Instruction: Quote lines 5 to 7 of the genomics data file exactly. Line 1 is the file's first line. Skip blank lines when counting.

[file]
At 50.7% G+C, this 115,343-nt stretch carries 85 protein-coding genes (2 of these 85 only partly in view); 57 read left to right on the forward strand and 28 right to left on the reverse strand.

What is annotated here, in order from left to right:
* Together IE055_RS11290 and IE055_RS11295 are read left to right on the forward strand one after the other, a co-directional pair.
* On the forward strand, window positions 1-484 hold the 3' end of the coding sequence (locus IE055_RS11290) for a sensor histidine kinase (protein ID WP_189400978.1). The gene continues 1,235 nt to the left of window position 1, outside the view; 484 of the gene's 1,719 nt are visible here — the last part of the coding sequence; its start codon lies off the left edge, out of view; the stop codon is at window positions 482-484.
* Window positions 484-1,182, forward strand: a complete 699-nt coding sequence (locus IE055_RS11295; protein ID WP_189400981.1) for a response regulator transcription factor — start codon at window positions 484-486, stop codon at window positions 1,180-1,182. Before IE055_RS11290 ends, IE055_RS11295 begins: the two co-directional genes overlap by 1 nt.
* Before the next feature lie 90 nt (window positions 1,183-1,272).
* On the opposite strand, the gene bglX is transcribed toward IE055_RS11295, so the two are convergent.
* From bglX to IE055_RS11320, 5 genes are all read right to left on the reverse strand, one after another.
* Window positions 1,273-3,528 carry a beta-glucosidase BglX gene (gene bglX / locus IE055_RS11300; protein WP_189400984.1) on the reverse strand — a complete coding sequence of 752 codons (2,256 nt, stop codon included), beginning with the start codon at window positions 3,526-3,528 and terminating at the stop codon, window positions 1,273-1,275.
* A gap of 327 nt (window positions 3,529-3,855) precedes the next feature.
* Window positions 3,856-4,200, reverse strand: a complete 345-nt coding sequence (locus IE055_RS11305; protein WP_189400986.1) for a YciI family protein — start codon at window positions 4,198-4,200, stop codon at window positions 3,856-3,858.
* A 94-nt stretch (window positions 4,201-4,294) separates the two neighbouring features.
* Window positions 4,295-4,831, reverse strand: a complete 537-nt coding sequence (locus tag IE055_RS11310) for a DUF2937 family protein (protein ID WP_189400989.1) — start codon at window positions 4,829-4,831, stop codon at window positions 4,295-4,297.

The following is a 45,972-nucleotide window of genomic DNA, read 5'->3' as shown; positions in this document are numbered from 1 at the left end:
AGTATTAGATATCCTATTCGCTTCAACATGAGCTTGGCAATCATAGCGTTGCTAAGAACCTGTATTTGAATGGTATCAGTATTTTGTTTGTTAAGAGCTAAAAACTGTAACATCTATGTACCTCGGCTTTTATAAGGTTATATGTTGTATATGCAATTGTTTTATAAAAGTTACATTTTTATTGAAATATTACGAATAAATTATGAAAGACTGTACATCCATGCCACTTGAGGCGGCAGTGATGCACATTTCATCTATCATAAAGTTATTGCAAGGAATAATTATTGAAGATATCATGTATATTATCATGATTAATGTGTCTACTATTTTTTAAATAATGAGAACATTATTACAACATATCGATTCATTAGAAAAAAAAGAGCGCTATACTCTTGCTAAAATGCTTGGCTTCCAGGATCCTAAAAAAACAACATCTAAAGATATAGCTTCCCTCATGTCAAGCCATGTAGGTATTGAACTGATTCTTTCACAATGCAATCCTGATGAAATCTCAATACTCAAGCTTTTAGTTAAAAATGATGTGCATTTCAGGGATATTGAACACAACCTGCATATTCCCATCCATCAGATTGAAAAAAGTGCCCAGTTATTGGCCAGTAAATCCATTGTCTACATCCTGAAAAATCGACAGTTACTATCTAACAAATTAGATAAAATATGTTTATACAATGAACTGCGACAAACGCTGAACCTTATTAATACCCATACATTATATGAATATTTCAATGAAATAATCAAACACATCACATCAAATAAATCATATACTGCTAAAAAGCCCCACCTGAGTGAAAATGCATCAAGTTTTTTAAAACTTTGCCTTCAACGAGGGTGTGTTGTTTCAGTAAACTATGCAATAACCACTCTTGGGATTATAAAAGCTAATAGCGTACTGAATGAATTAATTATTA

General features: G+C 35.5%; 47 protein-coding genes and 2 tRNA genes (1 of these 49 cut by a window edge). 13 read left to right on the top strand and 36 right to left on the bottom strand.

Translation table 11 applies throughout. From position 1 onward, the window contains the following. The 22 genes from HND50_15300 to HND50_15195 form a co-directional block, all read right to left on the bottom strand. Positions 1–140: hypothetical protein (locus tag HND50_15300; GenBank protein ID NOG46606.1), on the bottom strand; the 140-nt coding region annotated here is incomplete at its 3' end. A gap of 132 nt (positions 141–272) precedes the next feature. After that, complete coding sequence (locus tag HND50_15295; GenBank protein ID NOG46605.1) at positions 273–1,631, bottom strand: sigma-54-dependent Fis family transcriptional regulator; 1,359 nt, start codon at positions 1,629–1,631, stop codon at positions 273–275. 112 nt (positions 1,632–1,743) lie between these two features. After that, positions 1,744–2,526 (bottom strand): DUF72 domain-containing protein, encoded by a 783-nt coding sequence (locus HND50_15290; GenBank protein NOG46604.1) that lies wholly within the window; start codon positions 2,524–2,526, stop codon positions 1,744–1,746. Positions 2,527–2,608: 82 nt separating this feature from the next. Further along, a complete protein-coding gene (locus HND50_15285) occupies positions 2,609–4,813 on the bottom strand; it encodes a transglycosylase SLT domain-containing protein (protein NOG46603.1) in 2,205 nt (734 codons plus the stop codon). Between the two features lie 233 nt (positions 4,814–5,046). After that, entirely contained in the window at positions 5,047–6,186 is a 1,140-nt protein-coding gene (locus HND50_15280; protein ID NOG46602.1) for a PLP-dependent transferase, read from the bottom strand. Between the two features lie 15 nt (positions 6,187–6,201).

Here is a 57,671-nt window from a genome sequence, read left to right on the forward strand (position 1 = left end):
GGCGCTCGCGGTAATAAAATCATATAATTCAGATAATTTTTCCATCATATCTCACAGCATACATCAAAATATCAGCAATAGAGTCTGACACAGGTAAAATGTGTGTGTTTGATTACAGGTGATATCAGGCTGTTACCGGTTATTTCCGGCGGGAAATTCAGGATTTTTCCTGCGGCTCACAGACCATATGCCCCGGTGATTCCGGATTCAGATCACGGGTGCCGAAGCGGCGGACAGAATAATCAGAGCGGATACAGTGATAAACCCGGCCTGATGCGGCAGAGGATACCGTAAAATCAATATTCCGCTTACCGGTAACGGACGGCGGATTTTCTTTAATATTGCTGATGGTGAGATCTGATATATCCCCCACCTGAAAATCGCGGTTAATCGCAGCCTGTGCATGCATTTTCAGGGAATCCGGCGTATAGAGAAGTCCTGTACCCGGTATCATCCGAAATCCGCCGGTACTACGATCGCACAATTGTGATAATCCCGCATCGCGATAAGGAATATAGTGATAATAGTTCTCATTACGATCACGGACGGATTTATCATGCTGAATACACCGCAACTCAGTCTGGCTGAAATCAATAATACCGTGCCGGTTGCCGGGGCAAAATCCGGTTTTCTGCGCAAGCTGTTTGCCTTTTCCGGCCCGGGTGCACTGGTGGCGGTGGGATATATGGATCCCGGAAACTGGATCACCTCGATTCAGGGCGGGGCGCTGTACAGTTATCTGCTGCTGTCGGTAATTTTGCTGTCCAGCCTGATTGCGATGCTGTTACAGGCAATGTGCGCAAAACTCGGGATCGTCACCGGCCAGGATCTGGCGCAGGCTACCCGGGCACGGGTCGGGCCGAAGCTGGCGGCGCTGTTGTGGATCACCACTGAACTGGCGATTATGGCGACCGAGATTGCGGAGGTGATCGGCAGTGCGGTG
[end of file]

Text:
* Window positions 484-1,182, forward strand: a complete 699-nt coding sequence (locus IE055_RS11295; protein ID WP_189400981.1) for a response regulator transcription factor — start codon at window positions 484-486, stop codon at window positions 1,180-1,182. Before IE055_RS11290 ends, IE055_RS11295 begins: the two co-directional genes overlap by 1 nt.
* Before the next feature lie 90 nt (window positions 1,183-1,272).
* On the opposite strand, the gene bglX is transcribed toward IE055_RS11295, so the two are convergent.